sc digest
February 14, 2014 - Supply Chain Flagship Newsletter

This Week in SCDigest

bullet Free Advice to UPS to Avoid a Christmas Fail in 2014
bullet SC Digest On-Target e-Magazine
bullet Supply Chain Graphic of the Week bullet Holste's Blog/Distribution Digest
bullet Cartoon Caption Contest Winners Announced bullet Trivia      bullet Feedback
bullet New Supply Chain Jab, Supply Chain By Design and New Expert Insight bullet Videocasts/On Demand Videocasts

Discover Solutions for Your Business

The Greatest Supply Chain Show on Earth

  first thought


Supply Chain Graphic of the Week:

How are US Freight Volumes Tracking with Truckload Cost per Mile? SCDigest Web Chart Provides the Insight

NLRB is Back with Ambush Elections Proposal
China's Export Numbers Up Big, but in Question
New Heinz Owners Shuttering One of Its Best Plants
Chaos Reigning at Port of New York/New Jersey


Discover Solutions for Your Business at

The Greatest Supply Chain Show on Earth


January 20, 2013 Contest

See The Who Took Home the Prize!

Holste's Blog: Uncovering Pathways To Greater DC Performance


Weekly On-Target Newsletter:
February 12, 2014 Edition

Last Chance Cartoon, Automating Pick & Pass, Ambush Unionization, Chassis Chaos and more


Optimum Facility Design –
The Do's and Don'ts of Planning

More Trouble Brewing in South China Sea

By Dan Gilmore


Supply Chain Digest

New Supply Chain Research

The Present and Future of Voice Technology in Distribution

Will Voice Continue to Take Market
Share in the DC?

Please take this brief survey now, receive results when survey closes.


Beyond the Square Root of N Rule

By Dr. Michael Watson

Are Multiple ERPs Pushing Your Expanding Company Farther Apart?

By Godfrey Huguley
Lead Inside Solutions Consultant
TAKE Supply Chain


The analysts at Gartner have invented a new six letter acronym for the supply chain technology space: E2ESCV. And that stands for?

Answer Found at the Bottom of the Page

Free Advice to UPS to Avoid a Christmas Fail in 2014

I assume virtually everyone has heard there were some troubles with UPS - and to a much, much lesser extent FedEx - getting last minute ecommerce orders to customers before the end of Dec. 24, the day before Christmas, as were promised by the etailers to consumers based on service classes from the carriers.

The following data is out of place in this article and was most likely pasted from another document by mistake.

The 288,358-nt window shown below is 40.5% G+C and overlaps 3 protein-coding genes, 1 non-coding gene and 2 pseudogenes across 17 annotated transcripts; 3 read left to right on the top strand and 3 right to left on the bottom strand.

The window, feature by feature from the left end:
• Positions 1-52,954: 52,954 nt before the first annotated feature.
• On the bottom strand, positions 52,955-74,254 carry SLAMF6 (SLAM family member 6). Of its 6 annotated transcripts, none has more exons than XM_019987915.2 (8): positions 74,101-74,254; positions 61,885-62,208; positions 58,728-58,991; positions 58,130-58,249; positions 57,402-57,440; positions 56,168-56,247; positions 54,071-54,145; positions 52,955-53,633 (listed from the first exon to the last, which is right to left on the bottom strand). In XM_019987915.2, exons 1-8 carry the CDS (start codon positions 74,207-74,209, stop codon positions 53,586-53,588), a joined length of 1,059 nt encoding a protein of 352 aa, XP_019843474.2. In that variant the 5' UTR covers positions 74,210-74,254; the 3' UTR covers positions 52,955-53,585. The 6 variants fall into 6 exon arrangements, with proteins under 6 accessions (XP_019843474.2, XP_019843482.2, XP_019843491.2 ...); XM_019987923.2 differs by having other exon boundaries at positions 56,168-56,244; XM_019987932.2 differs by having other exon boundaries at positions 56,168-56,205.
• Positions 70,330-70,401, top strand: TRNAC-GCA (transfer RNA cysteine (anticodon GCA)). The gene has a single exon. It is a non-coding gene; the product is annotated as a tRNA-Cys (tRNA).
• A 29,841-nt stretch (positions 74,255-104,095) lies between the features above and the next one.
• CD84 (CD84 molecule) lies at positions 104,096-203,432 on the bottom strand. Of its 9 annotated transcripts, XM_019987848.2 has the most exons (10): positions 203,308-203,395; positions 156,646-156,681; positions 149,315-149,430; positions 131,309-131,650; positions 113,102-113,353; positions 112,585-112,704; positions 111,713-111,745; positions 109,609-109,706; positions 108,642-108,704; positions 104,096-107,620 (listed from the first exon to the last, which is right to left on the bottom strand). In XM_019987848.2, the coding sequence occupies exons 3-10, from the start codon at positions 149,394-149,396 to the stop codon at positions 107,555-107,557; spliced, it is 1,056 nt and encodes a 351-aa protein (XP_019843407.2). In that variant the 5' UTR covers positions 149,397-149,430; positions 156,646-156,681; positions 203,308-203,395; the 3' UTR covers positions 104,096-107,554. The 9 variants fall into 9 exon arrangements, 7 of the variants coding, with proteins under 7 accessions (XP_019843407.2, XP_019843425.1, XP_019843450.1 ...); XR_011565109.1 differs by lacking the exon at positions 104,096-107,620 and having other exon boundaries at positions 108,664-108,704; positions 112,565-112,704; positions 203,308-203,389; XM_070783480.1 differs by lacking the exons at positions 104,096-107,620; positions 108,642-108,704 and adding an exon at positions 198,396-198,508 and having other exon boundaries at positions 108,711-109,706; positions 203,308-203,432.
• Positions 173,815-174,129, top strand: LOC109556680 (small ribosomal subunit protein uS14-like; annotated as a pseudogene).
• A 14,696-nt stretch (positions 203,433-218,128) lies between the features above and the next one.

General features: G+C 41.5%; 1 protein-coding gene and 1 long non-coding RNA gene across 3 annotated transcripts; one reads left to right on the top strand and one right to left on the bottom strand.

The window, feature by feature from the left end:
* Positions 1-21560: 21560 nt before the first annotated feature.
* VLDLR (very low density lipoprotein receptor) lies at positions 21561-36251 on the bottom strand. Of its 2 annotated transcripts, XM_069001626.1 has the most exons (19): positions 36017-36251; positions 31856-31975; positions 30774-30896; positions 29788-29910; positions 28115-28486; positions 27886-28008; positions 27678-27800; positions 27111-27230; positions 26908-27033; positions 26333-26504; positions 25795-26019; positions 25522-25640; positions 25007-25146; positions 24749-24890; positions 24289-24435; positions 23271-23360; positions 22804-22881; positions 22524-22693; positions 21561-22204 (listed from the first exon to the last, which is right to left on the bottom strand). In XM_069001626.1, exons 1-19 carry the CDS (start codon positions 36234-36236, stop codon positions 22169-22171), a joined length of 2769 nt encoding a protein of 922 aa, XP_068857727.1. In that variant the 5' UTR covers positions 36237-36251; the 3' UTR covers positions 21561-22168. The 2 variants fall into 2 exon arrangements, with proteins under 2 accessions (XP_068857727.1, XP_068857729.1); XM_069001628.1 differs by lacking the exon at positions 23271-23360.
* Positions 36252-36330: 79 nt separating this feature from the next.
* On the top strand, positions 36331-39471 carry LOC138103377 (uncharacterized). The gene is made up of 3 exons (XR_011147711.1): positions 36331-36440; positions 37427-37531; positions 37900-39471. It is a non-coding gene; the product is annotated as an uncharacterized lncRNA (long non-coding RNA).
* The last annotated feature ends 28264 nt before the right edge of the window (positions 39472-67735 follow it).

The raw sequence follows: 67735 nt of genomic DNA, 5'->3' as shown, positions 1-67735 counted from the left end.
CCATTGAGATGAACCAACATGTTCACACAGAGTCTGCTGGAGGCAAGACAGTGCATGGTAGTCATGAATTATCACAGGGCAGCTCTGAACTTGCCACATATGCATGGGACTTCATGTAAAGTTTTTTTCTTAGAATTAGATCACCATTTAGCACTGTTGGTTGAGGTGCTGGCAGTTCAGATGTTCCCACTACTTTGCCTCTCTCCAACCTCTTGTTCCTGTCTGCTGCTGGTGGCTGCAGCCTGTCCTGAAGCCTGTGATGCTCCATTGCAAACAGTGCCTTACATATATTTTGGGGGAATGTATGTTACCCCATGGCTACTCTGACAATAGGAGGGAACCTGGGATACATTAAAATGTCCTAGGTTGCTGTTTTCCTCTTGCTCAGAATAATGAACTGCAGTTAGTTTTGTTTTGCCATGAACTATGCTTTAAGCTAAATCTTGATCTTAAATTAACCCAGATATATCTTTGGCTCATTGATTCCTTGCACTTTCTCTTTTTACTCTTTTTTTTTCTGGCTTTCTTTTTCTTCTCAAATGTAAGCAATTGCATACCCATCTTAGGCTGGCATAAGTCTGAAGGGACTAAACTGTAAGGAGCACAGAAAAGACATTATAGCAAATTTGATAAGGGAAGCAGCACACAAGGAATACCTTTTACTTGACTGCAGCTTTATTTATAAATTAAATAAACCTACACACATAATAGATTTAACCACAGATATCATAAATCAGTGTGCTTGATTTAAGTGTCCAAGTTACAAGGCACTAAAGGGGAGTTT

I do not know if there has been an official number, but I have heard as many as 5 million parcels did not make it under the Christmas tree. That just might be enough to make it to our list greatest supply chain disasters of all-time, by the way, which we will be updating shortly for the first time in several years.


"Collectively, I think these guys have largely solved the problems. Do you think I can send UPS a bill?


Send us your
Feedback here

While UPS took the brunt of the beating - referred to its "failure" in emails to affected customers - the reality is a lot more complex than that. Yes, the proximate cause was UPS having too few aircraft to move boxes in the final days before Christmas. But it might be fair to say that even after having added a couple of dozen planes for the holiday season and having other "hot spares" available, UPS can't be blamed for not bulking up for the what transpired: ecommerce sales in the last weekend before Christmas jumped by 37% from the year before, according to data from IBM Digital Analytics. On Monday Dec. 23, growth in online orders spiked by 63%, according to Mercent Corp. UPS was expecting an 8% year over year growth in volumes.

That volume growth issue was exacerbated by the mix between air and ground shipments. Many emerchants offered last minute shipping deals that required air service, or were behind in their own order fulfillment processes and had to switch at the last minute to higher cost air shipping to meet promised delivery dates.